Lipaemic specimens are a common problem in clinical chemistry. Most laboratories will measure the concentration of triglycerides and then decide whether the analytical result is valid or not. There is a poor association between the concentration of triglycerides and an objective assessment of turbidity for visually turbid specimens. Extrapolation of triglyceride concentrations derived from the use of intravenous emulsions to visually turbid specimens found in clinical practice will overestimate the turbidity induced interference in assays (non-turbid interferences are probably the same). The evaluation of turbidity induced interference needs to be standardised using objective assessments of turbidity.
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Lipaemic specimens are a common problem in clinical chemistry and may produce interference by three mechanisms—light scattering, increasing the non-aqueous phase, and partitioning between the polar and non-polar phases.1 When a lipaemic specimen is encountered, most laboratories will measure the concentration of triglycerides before deciding whether the analytical result is valid or not. Such a decision is often based on information provided in the assay data sheets provided by manufacturers. However, data may be derived from research based on either the use of an intravenous lipid emulsion (Aeroset™ System (Abbott Diagnostics). Reagent application sheet for gamma-glutamyl transferase, page 3: interfering substances. 30-1956/R1/February 2002) or the use of endogenous lipoproteins (Aeroset™ System (Abbott Diagnostics). Reagent application sheet for magnesium, page 3: interfering substances. 30-2915/R7/August 2002). For both methods, the interference is usually reported at a given concentration of triglycerides (Aeroset™ System. 30-1956/R1/February 2002 and Aeroset ™ System. 30-2915/R7/August 2002, see above).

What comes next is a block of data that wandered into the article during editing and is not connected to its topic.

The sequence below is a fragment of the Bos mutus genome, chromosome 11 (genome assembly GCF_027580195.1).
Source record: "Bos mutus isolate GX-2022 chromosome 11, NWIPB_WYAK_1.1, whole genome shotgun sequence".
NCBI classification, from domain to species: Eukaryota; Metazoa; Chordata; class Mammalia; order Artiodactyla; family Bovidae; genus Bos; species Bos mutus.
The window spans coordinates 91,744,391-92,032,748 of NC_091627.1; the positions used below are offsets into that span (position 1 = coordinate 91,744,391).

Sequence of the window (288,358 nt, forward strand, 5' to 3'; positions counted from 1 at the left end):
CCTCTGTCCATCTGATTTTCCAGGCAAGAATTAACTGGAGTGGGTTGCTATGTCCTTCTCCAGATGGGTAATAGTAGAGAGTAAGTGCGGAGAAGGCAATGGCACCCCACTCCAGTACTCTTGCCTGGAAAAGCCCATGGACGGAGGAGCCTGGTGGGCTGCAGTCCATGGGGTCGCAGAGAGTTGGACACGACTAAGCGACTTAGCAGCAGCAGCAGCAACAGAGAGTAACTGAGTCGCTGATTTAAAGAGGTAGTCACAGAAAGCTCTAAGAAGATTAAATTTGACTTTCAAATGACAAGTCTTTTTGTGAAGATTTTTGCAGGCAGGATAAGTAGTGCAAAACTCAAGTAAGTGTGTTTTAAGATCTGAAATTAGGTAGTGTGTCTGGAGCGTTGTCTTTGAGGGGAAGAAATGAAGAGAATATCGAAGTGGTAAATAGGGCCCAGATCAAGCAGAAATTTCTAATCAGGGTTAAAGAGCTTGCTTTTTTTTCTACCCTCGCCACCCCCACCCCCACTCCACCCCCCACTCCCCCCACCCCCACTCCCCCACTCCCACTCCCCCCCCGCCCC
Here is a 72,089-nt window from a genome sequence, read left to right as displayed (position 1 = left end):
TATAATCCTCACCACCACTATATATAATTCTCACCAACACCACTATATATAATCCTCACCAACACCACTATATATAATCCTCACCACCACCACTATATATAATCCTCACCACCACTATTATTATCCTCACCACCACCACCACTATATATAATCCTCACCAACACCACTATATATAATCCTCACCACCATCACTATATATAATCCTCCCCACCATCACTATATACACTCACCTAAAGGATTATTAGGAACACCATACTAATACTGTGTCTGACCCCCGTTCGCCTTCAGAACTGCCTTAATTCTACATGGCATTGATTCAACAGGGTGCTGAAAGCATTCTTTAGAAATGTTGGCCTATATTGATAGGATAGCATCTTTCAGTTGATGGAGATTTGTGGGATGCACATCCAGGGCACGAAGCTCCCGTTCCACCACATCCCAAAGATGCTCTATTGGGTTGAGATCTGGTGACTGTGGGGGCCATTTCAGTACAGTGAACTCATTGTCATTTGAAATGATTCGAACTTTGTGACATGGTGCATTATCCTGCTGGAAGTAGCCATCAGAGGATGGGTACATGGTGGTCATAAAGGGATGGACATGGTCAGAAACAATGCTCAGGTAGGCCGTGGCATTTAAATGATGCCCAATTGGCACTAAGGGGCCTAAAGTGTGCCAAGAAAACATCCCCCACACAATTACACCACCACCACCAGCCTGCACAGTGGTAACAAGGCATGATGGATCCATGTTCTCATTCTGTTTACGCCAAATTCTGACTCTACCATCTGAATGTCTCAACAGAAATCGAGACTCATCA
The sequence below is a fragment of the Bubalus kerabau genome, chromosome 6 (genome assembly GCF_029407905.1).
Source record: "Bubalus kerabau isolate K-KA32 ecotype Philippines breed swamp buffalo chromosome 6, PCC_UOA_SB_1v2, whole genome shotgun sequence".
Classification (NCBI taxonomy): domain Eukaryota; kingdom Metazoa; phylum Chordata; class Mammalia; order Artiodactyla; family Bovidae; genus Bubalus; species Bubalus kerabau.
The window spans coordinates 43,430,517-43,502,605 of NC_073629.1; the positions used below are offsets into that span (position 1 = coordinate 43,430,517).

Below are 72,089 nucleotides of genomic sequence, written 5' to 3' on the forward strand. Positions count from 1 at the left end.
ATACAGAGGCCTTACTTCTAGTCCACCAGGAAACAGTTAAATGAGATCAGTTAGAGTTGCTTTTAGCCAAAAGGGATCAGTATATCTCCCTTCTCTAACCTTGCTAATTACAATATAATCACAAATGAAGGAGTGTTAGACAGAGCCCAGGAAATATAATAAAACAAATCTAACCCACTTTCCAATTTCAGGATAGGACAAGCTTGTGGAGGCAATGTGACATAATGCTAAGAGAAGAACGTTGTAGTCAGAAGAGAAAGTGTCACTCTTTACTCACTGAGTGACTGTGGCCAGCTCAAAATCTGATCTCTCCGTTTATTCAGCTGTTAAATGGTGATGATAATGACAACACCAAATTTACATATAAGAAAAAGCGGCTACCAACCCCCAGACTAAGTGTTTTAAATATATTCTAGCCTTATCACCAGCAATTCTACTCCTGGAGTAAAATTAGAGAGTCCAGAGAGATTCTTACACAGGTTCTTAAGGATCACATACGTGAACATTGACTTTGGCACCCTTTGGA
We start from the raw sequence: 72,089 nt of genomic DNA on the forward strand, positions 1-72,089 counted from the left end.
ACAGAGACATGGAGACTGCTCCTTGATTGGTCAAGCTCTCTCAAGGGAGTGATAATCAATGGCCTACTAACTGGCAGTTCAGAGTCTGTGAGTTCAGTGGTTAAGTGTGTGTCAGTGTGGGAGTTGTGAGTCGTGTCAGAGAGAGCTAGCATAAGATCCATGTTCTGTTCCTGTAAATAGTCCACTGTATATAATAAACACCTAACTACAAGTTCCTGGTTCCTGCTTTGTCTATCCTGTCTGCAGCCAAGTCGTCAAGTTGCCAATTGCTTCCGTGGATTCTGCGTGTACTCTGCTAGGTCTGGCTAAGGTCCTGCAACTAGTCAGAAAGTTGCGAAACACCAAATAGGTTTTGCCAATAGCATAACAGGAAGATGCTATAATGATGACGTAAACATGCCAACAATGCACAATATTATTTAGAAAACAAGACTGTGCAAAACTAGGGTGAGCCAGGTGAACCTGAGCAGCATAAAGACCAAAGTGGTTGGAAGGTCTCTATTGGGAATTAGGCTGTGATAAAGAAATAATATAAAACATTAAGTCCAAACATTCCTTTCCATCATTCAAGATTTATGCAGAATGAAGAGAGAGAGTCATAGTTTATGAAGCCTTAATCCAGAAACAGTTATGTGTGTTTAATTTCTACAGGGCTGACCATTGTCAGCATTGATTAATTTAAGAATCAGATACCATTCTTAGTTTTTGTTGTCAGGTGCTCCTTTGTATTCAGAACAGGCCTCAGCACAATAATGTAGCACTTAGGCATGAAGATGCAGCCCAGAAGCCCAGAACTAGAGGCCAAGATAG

“When a lipaemic specimen is encountered, most laboratories will measure the concentration of triglycerides before deciding whether the analytical result is valid or not”
Of the three potential mechanisms for interference, the partitioning effect is analyte specific and is an infrequent problem for routine clinical chemistry analysers. The increase in the non-aqueous phase will affect all methods that do not measure an activity of the analyte. Turbidity is more likely to affect photometric methods than non-photometric methods; however, the relation between triglyceride concentrations and turbidity has previously been reported as variable,2 without comment about the degree of the variability. Furthermore, there are few data on the relation between turbidity and the source of the triglycerides; that is, endogenous lipoproteins or intravenous lipid emulsions. Several analysers use absorbance data to calculate a lipaemic index as an objective measure of turbidity, including the Aeroset™ system (Abbott Diagnostics) (Aeroset™ system operations manual (Abbott Diagnostics). 30-1672/R2-March 1999, pages 2–107 to pages 2–108). Using the lipaemic index on the Aeroset system we investigated the relation between turbidity and triglyceride concentrations for visually turbid and non-turbid serum specimens in addition to pooled serum specimens spiked with Ivelip®.3
Using standard Abbott Aeroset reagents and specifications, we measured the triglyceride concentration and lipaemic index (saline method used) in singleton for 35 visually turbid and 20 visually non-turbid serum specimens within two hours of routine centrifugation. Using a pooled serum specimen, Ivelip 20%3 was added to produce 1%, 2%, 3%, 4%, and 5% Ivelip 20% serum solutions. These specimens were analysed in quadruplicate for triglycerides and the lipaemic index. Deming regression equations and r2 values were derived from these data.